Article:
A veterinary practice in Derbyshire has reminded horse owners of the importance of responsible worming routines after the death of an apparently healthy horse from severe worm damage.
A number of websites including Horse & Hound and Smallholder have reported how Kirsty MacGregor, MRCVS, of Bakewell Veterinary Practice, was called out to a six-year-old horse that had died suddenly in a field earlier this year.
A post mortem revealed that death was caused by ‘verminous thromboembolism’ – a fatal blood clot caused by severe worm damage.
The horse had appeared normal before he was turned out. He was outwardly healthy and had relatively good body condition.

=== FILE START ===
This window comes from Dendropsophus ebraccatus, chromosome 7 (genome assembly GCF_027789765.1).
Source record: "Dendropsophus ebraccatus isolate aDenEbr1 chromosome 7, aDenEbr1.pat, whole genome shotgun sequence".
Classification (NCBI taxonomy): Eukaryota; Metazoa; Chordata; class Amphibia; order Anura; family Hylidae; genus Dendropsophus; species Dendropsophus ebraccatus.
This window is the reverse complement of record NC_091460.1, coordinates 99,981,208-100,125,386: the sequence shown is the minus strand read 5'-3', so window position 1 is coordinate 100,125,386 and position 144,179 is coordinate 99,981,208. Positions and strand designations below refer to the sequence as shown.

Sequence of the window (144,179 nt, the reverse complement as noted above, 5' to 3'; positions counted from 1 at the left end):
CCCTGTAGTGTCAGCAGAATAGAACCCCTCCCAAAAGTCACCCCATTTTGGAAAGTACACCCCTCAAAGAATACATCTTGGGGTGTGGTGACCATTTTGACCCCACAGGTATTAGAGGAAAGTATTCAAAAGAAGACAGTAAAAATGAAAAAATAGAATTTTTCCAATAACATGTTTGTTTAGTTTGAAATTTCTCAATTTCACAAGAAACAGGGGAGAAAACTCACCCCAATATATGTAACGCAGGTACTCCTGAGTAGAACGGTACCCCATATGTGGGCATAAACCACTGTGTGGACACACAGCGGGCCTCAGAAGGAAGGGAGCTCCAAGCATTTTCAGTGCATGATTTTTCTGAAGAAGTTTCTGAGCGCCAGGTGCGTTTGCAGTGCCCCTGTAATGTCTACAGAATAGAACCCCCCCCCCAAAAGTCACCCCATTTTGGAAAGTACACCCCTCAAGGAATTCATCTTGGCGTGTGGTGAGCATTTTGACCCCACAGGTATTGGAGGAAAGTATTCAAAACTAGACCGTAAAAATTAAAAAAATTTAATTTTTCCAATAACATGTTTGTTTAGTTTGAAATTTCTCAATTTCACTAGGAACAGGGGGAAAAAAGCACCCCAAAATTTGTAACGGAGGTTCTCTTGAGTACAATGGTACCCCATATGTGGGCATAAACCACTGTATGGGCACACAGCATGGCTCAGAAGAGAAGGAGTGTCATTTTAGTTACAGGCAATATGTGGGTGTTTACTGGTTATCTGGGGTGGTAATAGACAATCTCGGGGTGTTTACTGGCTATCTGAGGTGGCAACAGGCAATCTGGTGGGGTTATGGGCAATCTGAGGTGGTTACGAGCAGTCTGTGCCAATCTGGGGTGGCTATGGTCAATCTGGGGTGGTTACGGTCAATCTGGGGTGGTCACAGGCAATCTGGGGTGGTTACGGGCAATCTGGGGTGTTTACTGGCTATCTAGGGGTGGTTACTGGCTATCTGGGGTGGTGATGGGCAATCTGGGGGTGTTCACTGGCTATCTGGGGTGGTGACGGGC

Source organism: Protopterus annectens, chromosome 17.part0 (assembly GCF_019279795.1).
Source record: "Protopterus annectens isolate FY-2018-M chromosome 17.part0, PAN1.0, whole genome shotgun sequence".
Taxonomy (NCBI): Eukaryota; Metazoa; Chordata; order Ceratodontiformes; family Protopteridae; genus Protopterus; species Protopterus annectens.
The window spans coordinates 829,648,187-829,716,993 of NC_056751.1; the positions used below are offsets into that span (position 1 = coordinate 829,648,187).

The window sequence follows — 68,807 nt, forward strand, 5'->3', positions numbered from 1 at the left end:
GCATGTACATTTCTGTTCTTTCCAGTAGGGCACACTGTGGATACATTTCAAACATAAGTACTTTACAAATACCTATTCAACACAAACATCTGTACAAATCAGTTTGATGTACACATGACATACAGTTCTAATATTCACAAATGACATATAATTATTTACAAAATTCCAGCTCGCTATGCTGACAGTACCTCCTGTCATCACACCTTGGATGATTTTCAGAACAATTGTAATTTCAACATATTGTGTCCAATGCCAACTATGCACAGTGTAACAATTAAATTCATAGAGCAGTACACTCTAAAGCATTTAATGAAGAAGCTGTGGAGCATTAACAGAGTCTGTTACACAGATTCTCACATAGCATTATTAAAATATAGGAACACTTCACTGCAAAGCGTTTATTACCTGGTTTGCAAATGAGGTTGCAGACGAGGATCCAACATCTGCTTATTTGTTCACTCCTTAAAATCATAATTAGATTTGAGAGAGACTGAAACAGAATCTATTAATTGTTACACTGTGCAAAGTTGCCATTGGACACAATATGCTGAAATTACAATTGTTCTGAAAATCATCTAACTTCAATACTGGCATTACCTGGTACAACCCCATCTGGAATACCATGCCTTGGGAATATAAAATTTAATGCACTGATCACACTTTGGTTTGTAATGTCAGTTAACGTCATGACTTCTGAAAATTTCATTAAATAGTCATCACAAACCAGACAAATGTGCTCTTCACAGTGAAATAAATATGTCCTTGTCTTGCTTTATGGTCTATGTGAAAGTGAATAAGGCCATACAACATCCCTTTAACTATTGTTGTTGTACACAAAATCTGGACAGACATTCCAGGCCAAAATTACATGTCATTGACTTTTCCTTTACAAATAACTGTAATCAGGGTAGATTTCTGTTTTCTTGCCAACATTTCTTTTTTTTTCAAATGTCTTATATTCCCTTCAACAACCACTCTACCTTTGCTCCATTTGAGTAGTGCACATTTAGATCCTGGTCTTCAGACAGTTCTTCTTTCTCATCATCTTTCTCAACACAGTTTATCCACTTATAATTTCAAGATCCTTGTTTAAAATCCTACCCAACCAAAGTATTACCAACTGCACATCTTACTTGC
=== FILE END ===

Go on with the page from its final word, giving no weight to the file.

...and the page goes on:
But Ms MacGregor said: “The large intestine was loaded with encysted small strongyle larvae and there was evidence that other worms had migrated to the arteries and the liver, causing inflammation and damage. The horse also had lesions in the small intestine, which, although common, are likely to be associated with parasite migration and chronic gastric ulceration in this case.”
In the wake of this tragic case, Bakewell Veterinary Practice has listed a number of tips which include:
- Learn about the main types of worms affecting horses.
- Choose the worming product most appropriate for the parasite you are targeting, by looking at the chemical ingredients of each wormer.
- Make sure you are using the correct dose for the weight of your horse.
- Worm any new horses before they mix with existing animals.
- Keep stables hygienic and clean feed buckets well.
- Promptly collect and dispose of dung from fields – at least every week – as this will significantly cut down the number of worm larvae getting on to the pasture.